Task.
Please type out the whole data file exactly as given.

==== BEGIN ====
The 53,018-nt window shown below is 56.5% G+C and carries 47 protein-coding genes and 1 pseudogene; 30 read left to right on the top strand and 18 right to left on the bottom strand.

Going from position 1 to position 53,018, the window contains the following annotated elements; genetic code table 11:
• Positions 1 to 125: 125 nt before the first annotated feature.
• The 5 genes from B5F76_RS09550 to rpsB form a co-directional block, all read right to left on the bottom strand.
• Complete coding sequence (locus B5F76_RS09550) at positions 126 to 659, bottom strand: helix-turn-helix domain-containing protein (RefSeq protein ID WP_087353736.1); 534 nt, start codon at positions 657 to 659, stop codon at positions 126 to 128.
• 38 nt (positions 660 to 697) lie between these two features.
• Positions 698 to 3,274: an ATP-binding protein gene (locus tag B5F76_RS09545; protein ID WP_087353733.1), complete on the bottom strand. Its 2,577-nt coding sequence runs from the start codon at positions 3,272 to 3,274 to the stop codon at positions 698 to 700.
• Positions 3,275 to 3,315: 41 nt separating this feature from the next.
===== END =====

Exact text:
The 53,018-nt window shown below is 56.5% G+C and carries 47 protein-coding genes and 1 pseudogene; 30 read left to right on the top strand and 18 right to left on the bottom strand.

Going from position 1 to position 53,018, the window contains the following annotated elements; genetic code table 11:
• Positions 1 to 125: 125 nt before the first annotated feature.
• The 5 genes from B5F76_RS09550 to rpsB form a co-directional block, all read right to left on the bottom strand.
• Complete coding sequence (locus B5F76_RS09550) at positions 126 to 659, bottom strand: helix-turn-helix domain-containing protein (RefSeq protein ID WP_087353736.1); 534 nt, start codon at positions 657 to 659, stop codon at positions 126 to 128.
• 38 nt (positions 660 to 697) lie between these two features.
• Positions 698 to 3,274: an ATP-binding protein gene (locus tag B5F76_RS09545; protein ID WP_087353733.1), complete on the bottom strand. Its 2,577-nt coding sequence runs from the start codon at positions 3,272 to 3,274 to the stop codon at positions 698 to 700.
• Positions 3,275 to 3,315: 41 nt separating this feature from the next.